‘I lived down the road from you’: Exploring power and identity, then and now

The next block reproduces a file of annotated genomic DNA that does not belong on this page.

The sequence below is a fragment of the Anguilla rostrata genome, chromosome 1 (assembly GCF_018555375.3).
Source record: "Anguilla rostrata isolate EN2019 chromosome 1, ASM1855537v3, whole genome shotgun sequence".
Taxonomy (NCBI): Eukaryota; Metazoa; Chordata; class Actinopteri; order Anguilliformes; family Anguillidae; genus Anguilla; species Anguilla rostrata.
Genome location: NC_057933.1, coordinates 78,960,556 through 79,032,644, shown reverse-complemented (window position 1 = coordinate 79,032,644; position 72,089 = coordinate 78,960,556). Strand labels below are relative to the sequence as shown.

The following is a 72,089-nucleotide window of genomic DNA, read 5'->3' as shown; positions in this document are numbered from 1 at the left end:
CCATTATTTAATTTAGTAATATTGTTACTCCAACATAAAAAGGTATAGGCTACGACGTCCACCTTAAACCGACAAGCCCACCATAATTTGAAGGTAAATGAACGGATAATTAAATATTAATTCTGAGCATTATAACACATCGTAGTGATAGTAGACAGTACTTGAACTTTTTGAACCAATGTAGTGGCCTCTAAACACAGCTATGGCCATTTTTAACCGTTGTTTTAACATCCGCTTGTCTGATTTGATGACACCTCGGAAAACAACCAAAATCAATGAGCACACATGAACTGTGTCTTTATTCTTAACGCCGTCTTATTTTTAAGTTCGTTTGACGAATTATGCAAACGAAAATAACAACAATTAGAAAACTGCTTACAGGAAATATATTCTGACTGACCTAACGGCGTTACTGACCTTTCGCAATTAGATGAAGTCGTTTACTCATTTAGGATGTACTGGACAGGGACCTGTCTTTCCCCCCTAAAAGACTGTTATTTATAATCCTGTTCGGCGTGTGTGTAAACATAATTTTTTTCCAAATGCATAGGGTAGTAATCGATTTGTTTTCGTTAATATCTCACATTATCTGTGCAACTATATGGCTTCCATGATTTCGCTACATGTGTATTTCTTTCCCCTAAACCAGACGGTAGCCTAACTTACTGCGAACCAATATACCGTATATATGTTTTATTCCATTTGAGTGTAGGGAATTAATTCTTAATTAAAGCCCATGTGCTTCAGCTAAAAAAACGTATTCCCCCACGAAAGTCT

I spent my childhood and early adulthood in Bristol, and after a lengthy absence I returned to take up my current position at the University of the West of England and was asked to present a professorial inaugural lecture. The inaugural lecture is a formal celebration of the professor’s appointment to which colleagues, family and friends are invited; it can bring together their differing (perhaps even conflicting) worlds. The audience is both academic, with guests from across the field, and lay, and in these ways offers a different set of challenges to that of the standard academic lecture or conference presentation. For these reasons I turned away from my usual interest in the education policies of the European Union, and focused instead on the policy that structured my own schooling – the 1944 Education Act with its tripartite system of grammar, technical and secondary education determined by an ‘intelligence’ test, the 11-plus, taken during the last year of primary school.